Even though sleep science is complex and there are many facts left to be uncovered by scientists, there are some things we know for certain, such as the fact that getting enough quality sleep is as paramount as eating healthy and staying hydrated. We spend approximately a third of our lives asleep, so it comes as no surprise that it affects most processes that occur in the body, like your immune system, hormone levels, and your heart. In this article, we will focus on how sleep helps the brain and what the benefits of getting enough sleep every night are.
You will also learn about the stages of sleep, how many hours you should sleep at night, and some general tips on improving your sleep hygiene.
Let’s start by examining what exactly occurs in our brain while we sleep.
What Happens to Our Brain When We Sleep?
Before we delve into all the ways that sleep positively (and negatively) affects the brain, let’s explore what processes occur within our bodies when we fall asleep.
Even though sleep has been studied for centuries, there are some areas of sleep science we have yet to discover. One of the main functions of sleep is to get rid of the waste from our brains and aid cognitive processes such as learning or memory. In order for that to happen, we first have to go through several stages of sleep.
The scientific consensus is that there are a total of four stages of sleep. Most of us have heard of REM (rapid eye movement) sleep, but in order for our brains to reach that point, we have to undergo several shorter stages. The first three belong to non-REM sleep, and the fourth stage is the familiar REM stage – the part of our sleep cycle most of us recognize, one that includes dreaming.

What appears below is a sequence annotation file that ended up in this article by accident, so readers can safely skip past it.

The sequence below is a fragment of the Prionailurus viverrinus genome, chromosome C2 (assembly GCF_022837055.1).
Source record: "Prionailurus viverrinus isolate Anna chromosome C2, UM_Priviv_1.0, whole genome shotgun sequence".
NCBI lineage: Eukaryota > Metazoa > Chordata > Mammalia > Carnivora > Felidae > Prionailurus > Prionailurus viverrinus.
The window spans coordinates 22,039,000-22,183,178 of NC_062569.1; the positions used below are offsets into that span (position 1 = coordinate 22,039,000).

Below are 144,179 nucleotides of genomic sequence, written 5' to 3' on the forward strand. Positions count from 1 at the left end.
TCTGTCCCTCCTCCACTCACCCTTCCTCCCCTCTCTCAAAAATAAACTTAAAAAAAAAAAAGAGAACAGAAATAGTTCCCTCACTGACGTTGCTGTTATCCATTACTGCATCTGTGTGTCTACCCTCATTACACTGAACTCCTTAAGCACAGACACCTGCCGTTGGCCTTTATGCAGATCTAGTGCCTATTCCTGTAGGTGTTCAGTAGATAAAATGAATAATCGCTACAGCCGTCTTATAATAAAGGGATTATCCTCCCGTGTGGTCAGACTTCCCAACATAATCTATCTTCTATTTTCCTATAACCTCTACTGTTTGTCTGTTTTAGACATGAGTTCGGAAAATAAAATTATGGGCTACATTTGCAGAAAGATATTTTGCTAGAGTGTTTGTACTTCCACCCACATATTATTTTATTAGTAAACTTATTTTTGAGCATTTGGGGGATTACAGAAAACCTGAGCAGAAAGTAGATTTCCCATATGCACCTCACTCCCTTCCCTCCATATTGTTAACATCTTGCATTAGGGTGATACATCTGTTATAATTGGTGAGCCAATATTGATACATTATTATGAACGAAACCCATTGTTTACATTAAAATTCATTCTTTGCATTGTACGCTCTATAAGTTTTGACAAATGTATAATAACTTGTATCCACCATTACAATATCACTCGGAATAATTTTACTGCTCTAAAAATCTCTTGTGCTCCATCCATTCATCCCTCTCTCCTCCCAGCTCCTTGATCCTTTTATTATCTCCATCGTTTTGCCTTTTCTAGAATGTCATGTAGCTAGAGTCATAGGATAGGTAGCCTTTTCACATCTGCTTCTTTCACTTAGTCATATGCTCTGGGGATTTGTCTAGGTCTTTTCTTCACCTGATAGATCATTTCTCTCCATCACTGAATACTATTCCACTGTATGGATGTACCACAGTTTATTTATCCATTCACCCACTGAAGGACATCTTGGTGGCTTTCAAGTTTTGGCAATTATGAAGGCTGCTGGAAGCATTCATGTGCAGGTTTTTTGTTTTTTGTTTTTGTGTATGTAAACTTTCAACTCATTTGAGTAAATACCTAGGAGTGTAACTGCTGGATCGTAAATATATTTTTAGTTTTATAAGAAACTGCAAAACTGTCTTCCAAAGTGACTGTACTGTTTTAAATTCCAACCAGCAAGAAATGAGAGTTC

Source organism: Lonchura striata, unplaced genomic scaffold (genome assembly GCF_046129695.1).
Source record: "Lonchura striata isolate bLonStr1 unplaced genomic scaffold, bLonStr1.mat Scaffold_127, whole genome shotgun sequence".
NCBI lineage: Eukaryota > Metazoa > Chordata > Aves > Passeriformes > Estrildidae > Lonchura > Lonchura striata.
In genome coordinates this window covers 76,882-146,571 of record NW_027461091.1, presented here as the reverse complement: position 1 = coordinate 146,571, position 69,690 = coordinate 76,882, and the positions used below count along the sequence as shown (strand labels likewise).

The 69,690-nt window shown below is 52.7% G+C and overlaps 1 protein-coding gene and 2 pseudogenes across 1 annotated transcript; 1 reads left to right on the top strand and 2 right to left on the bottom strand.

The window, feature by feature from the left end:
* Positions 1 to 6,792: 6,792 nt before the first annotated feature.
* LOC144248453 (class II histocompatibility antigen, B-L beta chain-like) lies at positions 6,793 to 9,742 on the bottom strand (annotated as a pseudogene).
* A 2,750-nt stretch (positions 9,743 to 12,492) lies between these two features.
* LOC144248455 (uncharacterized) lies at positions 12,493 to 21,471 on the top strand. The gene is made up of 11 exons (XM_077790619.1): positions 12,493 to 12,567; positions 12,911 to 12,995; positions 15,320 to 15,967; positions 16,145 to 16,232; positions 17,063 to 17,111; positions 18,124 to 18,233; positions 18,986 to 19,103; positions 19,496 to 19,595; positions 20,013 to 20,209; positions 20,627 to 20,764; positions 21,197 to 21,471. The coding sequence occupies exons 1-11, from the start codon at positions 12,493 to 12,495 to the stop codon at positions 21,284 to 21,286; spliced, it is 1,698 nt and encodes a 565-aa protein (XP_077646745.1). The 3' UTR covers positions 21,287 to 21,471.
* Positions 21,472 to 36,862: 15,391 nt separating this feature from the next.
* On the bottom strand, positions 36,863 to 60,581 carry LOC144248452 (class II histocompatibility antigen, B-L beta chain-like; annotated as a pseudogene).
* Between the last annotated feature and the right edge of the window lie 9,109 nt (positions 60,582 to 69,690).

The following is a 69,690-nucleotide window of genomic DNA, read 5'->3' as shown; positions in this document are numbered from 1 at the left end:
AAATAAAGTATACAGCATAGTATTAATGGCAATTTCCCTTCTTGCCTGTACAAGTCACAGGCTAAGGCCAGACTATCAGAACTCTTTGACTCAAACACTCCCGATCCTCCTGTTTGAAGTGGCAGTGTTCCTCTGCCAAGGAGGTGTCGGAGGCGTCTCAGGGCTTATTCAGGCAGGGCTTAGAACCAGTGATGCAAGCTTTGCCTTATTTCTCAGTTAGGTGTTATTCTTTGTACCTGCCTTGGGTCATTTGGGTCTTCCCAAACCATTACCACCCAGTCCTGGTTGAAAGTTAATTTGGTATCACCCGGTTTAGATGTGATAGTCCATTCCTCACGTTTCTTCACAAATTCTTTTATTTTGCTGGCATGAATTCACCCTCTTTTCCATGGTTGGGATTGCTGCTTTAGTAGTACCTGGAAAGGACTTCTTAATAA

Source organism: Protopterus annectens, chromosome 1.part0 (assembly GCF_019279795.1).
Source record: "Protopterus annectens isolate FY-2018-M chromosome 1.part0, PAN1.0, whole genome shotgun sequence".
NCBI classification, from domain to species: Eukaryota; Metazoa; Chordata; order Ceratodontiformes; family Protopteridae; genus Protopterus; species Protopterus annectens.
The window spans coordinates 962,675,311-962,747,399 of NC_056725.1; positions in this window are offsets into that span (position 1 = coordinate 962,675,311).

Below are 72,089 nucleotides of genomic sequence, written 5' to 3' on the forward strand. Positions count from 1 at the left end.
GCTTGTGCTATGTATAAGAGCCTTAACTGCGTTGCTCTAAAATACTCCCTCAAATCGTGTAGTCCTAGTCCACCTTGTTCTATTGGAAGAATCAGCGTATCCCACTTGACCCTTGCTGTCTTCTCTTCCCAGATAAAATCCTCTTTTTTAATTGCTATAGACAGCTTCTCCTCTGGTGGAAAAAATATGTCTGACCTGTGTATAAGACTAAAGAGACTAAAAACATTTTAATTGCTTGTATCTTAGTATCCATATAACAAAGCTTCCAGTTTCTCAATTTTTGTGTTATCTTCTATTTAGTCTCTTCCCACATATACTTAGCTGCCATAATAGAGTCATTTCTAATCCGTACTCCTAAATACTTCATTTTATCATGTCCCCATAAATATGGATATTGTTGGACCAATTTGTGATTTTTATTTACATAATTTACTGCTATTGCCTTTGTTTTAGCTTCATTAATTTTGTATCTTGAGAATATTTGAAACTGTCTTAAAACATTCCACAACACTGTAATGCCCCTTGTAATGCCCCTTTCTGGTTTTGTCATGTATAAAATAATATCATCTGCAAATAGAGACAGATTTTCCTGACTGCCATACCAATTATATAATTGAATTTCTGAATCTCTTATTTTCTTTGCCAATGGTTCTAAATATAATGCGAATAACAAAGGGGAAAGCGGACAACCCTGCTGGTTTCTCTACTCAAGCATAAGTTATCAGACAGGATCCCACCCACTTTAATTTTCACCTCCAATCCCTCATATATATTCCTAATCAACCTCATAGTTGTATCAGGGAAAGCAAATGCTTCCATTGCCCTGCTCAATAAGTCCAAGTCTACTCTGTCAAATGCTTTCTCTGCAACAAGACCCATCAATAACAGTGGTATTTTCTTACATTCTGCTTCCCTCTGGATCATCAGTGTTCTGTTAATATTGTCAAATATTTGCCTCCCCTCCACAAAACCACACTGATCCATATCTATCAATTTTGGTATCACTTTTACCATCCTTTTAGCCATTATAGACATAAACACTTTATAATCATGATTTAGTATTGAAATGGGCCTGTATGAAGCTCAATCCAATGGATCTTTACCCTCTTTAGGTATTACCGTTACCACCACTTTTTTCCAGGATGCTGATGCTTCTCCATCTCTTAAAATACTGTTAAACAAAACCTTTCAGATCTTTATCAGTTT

During the first stage of non-REM sleep, our bodies drift from being awake to sleeping. This period only lasts for a couple of minutes, giving the body ample time to relax and the brain to start to slow down.
The second stage of non-REM sleep involves a slow drop of temperature and heart rate, as well as slowed down brain waves.
The third and final stage of non-REM sleep is crucial for our overall sleep quality and how we feel when we wake up in the morning. During this sleeping stage, the brain waves and the other functions of the body slow down even further and you’re less prone to being woken up than in the previous stages.
Lastly, the REM stage is the most fascinating and researched out of all four. Most of our dreams happen during this stage which happens approximately 90 minutes after we initially fall asleep. If you’ve ever watched a person dreaming, you can probably guess what this stage entails – the heart rate increases, the breathing becomes more rapid and irregular, and we’re most prone to being woken up by noise or movement. Another interesting phenomenon that occurs is that our extremities become paralyzed to protect us from hurting ourselves when we sleep. Sounds great, right? REM sleep gradually shortens as we age, which explains why elderly people are less prone to dreaming.
Now that we’ve established what the sleep stages are, it’s time to briefly explain an equally important mechanism of sleep: the circadian rhythm.
The circadian rhythm is essentially the body’s natural 24-hour cycle that helps us attain an optimal sleeping pattern. Apart from sleeping, it helps optimize other body processes as well, such as eating. It’s heavily influenced by our environment; for instance, we are programmed to stay alert during the day due to the light exposure, while we slowly start preparing for bed as our melatonin levels rise during the late hours of the day.
This is why maintaining a consistent circadian rhythm is essential for optimal health, and also why an imbalanced circadian rhythm is one of the main reasons behind many sleeping disorders.
Benefits of Sleep for Brain Health
It comes as no surprise to know that sleep is crucial for optimal brain performance. And now that we know what happens to our brain and our body when we enter the four stages of sleep and why having a balanced circadian rhythm is so important, let’s see exactly how sleep benefits our brain health.
Here are some of the benefits you can experience with a regular and adequate sleeping schedule.
Learning, Neuroplasticity, and Memory